Reinventing the Warehouse: World Class Distribution Logistics

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Simon and Schuster, 1993 - Business & Economics - 364 pages
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Having successfully "reinvented the factory" in his previous books, Roy Harmon extends his discussion of productivity from the factory to twenty-first-century warehouse and logistics channels. Harmon illustrates real-life applications of important warehousing improvements in over 50 companies throughout the world and presents state-of-the-art warehouse designs for high-quality, lightning-fast, low-cost customer service.
Harmon describes superior operations in a variety of environments -- including retail warehousing and logistics, service parts warehousing and distribution, manufacturing material and component storage, and industrial products - that can lead to 80 to 90 percent improvements in a company's capital and inventory investments and operating expenses. To be competitive in the twenty-first century, Harmon argues, companies must create new, small "focused warehouses" that will decrease bureaucracy and increase the authority of managers and work-teams to ensure successful operations. Modern "clusters" of suppliers' facilities in regional market areas will virtually eliminate the thousands of miles products and components travel from raw material source locations through production, into the hands of their customers. Such radical changes, asserts Harmon, will reduce the size and quantity of trucks on highways and increase the volume of more economical rail and water transport of raw materials.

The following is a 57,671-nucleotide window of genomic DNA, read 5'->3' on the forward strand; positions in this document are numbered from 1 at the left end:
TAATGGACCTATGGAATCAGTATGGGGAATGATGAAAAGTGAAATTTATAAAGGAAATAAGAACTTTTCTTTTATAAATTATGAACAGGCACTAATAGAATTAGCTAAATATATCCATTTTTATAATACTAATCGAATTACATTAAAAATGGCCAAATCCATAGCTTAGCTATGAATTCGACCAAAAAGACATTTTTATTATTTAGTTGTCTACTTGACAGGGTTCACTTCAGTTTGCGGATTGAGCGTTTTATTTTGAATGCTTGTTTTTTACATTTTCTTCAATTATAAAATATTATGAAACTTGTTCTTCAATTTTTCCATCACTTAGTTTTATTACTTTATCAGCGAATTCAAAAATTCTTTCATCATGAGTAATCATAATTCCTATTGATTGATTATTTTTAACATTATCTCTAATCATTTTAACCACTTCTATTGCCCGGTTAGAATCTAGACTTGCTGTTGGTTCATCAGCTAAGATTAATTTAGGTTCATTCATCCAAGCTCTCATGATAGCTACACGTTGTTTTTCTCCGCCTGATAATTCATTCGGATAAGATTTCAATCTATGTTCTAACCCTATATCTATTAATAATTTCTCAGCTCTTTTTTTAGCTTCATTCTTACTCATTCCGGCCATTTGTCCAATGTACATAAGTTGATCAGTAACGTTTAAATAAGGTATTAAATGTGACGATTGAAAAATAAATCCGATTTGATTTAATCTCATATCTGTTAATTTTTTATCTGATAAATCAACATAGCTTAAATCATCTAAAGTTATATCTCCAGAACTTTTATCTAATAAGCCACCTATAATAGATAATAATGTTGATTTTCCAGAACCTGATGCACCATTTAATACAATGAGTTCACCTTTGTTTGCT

Truly superior warehousing, Harmon argues, entails maximum utilization of all logistics assets, such as manpower, facilities, and equipment: multifunctional warehouseman teams with complete responsibility for an area of the warehouse including receiving, stocking, packing,and shipping;; modular warehousing designs for fast, nondisruptive additions during peak season; and increased hours and days during which expensive equipment is utilized by adding night and weekend shifts.
Harmon introduces other strategies such as cross-docking -- a procedure used to transfer receipts on SLS Sears Logistics Services' inbound supplier trucks to its outbound trucks -- and semi-automated picking -- a storage and retrieval system used by Yamaha Motor Company in Japan that continuously challenges every aspect of the physical warehouse, its methods and procedures, and its management to create visions of their "warehouse of the future" today.

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The basic factors that go into the design and operation of the world's best warehouses and storerooms are detailed. The book will be in the forefront of warehousing theory and practice for decades to come.


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About the author (1993)

Roy L. Harmon, coauthor of Reinventing the Factory (The Free Press, 1990) and author of Reinventing the Factory II (The Free Press, 1992), founded Andersen Consulting's factory productivity practice and provides advice to its clients throughout the world.

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